Out of Sight, Out of Mind: Refugees at the European Borders

By Atiena Abed Nia

Atiena Abed Nia completed her Bachelor in Iranian Studies and Economics in Göttingen, before she started the Master programme Euroculture at the Universities of Göttingen and Uppsala. Currently, she is working on her Master thesis with the topic “Europe’s role from the Afghan perspective.” Next to her studies, Atiena is engaged in migration topics and the corresponding sectors: she works as an interpreter in therapies for traumatized refugees in Farsi and has established a post-migrant youth organization called Ayande.

A few months ago, 2,000 people from Morocco tried to reach the Spanish exclave of Melilla. While  trying to cross the six-meter high border fence, the Moroccan security forces brutally cracked down on migrants and asylum seekers. According to human rights organisations, 37 people died and hundreds suffered serious injuries. As claimed by the Moroccan Human Rights Association (AMDH), paramedics were prevented from treating the injured. 500 migrants have successfully entered the enclave. Many were immediately driven back by force. Unfortunately, such “pushbacks,” although controversial and illegal, rather illustrate the rule than the exception at EU borders. Let’s go a little further and ask ourselves: what is the main cause of such tragedies?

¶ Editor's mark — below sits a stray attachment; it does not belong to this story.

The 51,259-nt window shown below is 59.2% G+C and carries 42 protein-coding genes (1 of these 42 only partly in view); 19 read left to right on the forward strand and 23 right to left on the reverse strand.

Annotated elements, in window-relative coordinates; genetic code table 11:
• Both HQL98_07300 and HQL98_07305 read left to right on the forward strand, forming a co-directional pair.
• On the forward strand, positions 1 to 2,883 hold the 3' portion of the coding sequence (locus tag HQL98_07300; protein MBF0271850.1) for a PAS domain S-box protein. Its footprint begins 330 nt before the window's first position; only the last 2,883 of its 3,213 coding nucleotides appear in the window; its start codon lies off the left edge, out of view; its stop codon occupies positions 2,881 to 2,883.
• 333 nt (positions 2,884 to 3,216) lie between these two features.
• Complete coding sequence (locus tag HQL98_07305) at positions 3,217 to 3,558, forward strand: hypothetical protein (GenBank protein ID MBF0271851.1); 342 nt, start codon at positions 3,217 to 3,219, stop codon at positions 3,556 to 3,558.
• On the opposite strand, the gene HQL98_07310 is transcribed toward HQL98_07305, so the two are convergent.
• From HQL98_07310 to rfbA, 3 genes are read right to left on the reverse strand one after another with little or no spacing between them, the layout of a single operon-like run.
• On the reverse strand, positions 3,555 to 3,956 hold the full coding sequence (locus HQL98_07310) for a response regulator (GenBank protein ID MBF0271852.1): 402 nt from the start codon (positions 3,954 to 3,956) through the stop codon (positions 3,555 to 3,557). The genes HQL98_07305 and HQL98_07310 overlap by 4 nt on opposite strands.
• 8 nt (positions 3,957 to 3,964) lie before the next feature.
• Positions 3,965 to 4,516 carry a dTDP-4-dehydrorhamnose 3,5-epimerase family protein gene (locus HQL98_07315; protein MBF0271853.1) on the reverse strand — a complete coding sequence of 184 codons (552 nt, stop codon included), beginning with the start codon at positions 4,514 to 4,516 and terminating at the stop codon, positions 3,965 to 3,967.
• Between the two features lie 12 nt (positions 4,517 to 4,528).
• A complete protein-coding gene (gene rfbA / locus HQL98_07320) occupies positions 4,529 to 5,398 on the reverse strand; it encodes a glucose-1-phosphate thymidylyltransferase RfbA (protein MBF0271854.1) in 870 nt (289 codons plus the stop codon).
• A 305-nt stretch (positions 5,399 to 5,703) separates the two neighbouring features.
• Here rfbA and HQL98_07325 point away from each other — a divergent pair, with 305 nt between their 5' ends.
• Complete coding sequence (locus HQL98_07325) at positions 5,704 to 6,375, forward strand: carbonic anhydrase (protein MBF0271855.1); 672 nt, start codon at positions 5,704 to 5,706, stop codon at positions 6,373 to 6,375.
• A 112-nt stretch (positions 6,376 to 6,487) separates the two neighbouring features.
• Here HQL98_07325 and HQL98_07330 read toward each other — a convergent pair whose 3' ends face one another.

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The labyrinth of sex work regulations: assessing policy approaches in Europe

By Bryan Bayne (Olomouc, Uppsala, 2020–2022) and Carolina Reyes (Uppsala, Olomouc, 2021–2023).

It is hard not to notice the bright neon of the windows in Amsterdam’s Red Light District. And if you are a Latino like us, that comes as a culture shock – throughout Latin America prostitution is deeply frowned upon and mostly relegated to the darkest corners of society. So we naturally asked ourselves: what is the European sex work culture? How does it differ from other places and what are its effects on society?

As we expected, it turns out there is no single Europe-wide attitude to sex work. There are four different policy approaches and our objective with this article is to analyze them and find out which ones are “the best.” When analyzing public policy, the best approach is a cost-benefit analysis applied to whether that policy achieves its stated aims or not. This allows for a greater degree of objectivity and frees us from most of the moral biases stemming from culture and religion. 

In this case, we argue that the primary objective of any law concerning sex work is promoting the welfare of sex workers — the majority of which are women. The secondary objective should be to curb human trafficking; we rank this as the second objective because we believe law enforcement is primarily responsible for that task and sex work policy is merely complimentary. 

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Who will chicken out first? Europe facing Russia´s demands for gas payments in roubles

By Barbora Volková

This article is written by the newest addition of the editorial team: Barbora Volková (Czech, cohort 2021/2023). She studied in Udine during her first semester and is currently doing her second semester in Groningen.